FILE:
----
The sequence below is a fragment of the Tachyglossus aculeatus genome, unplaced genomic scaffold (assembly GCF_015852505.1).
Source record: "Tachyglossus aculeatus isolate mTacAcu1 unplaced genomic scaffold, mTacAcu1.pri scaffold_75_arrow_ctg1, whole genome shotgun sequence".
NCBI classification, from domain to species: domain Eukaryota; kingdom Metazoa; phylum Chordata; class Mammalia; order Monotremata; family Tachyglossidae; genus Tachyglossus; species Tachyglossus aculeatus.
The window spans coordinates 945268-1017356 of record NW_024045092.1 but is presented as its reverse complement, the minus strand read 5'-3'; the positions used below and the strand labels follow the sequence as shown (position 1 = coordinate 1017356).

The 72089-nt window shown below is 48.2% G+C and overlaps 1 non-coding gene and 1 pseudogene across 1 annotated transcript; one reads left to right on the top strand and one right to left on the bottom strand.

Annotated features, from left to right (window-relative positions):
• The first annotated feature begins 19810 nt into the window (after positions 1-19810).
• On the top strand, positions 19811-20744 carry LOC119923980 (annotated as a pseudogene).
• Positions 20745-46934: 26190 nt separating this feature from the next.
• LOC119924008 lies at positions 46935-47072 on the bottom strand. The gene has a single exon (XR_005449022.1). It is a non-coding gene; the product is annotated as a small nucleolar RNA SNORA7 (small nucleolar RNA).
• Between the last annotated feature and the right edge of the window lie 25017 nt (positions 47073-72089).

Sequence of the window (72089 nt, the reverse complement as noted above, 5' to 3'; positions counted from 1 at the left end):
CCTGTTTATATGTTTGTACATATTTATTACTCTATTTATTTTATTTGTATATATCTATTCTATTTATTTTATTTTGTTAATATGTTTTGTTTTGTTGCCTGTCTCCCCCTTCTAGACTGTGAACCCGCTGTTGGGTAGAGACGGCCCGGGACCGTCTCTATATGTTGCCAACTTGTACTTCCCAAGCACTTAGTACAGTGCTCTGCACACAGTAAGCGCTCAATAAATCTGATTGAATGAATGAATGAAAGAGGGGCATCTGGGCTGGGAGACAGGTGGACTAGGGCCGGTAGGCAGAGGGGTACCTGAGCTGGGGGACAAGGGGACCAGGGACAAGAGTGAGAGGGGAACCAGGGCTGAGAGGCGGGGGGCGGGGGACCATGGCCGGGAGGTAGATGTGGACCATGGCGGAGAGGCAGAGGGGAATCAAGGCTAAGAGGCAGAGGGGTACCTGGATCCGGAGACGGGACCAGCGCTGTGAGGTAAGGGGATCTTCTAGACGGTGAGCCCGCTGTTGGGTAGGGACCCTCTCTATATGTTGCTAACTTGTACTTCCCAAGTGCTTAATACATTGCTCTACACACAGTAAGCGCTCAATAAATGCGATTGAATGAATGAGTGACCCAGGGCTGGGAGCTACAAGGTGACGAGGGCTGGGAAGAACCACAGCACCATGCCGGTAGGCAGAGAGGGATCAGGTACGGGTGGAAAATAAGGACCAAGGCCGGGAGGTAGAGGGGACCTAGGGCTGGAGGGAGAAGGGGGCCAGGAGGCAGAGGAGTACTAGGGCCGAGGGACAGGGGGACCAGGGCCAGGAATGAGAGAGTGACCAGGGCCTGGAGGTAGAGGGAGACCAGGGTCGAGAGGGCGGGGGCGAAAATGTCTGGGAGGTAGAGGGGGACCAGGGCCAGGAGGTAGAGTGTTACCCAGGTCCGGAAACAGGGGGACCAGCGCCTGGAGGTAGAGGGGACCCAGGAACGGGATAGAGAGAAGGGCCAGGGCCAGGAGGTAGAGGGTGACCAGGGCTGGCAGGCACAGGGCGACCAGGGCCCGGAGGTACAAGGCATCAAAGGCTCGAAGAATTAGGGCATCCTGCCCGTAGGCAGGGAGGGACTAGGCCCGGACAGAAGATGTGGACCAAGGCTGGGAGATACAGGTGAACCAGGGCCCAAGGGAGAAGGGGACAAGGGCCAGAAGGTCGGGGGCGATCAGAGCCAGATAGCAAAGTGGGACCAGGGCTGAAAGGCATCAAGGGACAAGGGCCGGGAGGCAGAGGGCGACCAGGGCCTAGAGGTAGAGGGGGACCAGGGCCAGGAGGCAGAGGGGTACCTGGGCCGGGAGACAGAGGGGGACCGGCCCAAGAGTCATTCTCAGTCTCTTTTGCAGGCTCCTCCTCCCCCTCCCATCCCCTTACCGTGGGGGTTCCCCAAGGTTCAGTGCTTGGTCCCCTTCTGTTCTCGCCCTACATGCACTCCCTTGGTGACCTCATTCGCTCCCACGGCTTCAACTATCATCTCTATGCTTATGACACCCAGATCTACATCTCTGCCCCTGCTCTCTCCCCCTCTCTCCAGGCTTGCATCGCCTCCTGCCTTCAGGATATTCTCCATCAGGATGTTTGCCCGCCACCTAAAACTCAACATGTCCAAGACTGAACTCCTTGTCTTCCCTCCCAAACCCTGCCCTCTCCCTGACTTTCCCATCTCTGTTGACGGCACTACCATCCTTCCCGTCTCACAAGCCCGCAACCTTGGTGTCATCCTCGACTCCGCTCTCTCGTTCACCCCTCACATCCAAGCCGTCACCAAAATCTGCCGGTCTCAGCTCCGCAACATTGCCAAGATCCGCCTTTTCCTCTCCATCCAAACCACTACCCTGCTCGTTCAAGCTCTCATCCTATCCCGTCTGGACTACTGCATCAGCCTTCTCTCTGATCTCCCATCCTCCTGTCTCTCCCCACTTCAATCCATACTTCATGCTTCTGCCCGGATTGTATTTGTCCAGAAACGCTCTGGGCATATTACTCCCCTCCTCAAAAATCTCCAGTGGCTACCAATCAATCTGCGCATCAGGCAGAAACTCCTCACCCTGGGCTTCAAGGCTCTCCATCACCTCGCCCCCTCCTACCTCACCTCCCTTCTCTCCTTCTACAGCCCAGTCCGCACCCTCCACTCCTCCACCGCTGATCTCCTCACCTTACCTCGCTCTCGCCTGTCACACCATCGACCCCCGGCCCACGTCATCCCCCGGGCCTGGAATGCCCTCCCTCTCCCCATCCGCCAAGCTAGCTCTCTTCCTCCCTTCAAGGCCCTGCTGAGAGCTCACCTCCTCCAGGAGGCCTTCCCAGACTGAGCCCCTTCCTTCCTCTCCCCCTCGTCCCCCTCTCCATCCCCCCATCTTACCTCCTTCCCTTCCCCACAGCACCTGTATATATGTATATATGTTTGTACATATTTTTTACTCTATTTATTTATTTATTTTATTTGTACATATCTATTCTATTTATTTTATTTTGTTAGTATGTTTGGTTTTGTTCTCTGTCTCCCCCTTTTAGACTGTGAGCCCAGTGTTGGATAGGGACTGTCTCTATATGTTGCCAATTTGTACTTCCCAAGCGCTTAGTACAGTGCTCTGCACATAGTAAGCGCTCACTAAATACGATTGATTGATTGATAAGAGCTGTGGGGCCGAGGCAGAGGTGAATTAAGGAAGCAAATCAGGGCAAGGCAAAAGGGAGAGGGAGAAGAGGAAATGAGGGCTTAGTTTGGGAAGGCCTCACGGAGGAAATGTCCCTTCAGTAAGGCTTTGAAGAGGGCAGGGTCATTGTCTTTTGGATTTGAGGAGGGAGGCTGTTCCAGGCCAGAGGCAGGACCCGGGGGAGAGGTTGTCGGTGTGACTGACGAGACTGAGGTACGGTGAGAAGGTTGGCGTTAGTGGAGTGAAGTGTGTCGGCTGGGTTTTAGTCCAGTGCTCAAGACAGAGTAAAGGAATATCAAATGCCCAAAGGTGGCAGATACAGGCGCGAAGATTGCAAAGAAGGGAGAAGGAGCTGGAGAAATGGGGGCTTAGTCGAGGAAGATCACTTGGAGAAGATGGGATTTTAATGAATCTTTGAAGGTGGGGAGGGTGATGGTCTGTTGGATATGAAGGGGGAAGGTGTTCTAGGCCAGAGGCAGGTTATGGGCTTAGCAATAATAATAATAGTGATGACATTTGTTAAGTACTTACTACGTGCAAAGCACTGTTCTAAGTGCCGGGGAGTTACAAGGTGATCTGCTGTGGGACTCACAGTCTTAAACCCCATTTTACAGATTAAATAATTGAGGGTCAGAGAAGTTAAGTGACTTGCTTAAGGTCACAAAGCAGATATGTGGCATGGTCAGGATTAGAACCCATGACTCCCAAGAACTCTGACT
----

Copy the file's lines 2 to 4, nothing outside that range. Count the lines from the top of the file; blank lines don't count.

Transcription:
Source record: "Tachyglossus aculeatus isolate mTacAcu1 unplaced genomic scaffold, mTacAcu1.pri scaffold_75_arrow_ctg1, whole genome shotgun sequence".
NCBI classification, from domain to species: domain Eukaryota; kingdom Metazoa; phylum Chordata; class Mammalia; order Monotremata; family Tachyglossidae; genus Tachyglossus; species Tachyglossus aculeatus.
The window spans coordinates 945268-1017356 of record NW_024045092.1 but is presented as its reverse complement, the minus strand read 5'-3'; the positions used below and the strand labels follow the sequence as shown (position 1 = coordinate 1017356).